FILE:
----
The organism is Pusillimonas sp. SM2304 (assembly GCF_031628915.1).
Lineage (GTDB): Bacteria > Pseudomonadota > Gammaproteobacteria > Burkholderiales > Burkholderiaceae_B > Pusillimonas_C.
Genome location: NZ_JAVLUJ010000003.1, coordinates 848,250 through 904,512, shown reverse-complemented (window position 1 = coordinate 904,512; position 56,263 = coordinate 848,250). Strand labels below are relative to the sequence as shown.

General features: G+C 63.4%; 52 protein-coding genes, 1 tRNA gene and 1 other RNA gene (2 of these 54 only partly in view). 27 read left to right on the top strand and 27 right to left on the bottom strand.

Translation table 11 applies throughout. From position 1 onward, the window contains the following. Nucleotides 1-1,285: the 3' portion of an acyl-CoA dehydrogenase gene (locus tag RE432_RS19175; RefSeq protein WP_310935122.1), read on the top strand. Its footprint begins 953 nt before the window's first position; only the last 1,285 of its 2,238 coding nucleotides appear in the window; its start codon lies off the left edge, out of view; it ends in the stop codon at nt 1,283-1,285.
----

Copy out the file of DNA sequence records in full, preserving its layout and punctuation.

The organism is Pusillimonas sp. SM2304 (assembly GCF_031628915.1).
Lineage (GTDB): Bacteria > Pseudomonadota > Gammaproteobacteria > Burkholderiales > Burkholderiaceae_B > Pusillimonas_C.
Genome location: NZ_JAVLUJ010000003.1, coordinates 848,250 through 904,512, shown reverse-complemented (window position 1 = coordinate 904,512; position 56,263 = coordinate 848,250). Strand labels below are relative to the sequence as shown.

General features: G+C 63.4%; 52 protein-coding genes, 1 tRNA gene and 1 other RNA gene (2 of these 54 only partly in view). 27 read left to right on the top strand and 27 right to left on the bottom strand.

Translation table 11 applies throughout. From position 1 onward, the window contains the following. Nucleotides 1-1,285: the 3' portion of an acyl-CoA dehydrogenase gene (locus tag RE432_RS19175; RefSeq protein WP_310935122.1), read on the top strand. Its footprint begins 953 nt before the window's first position; only the last 1,285 of its 2,238 coding nucleotides appear in the window; its start codon lies off the left edge, out of view; it ends in the stop codon at nt 1,283-1,285.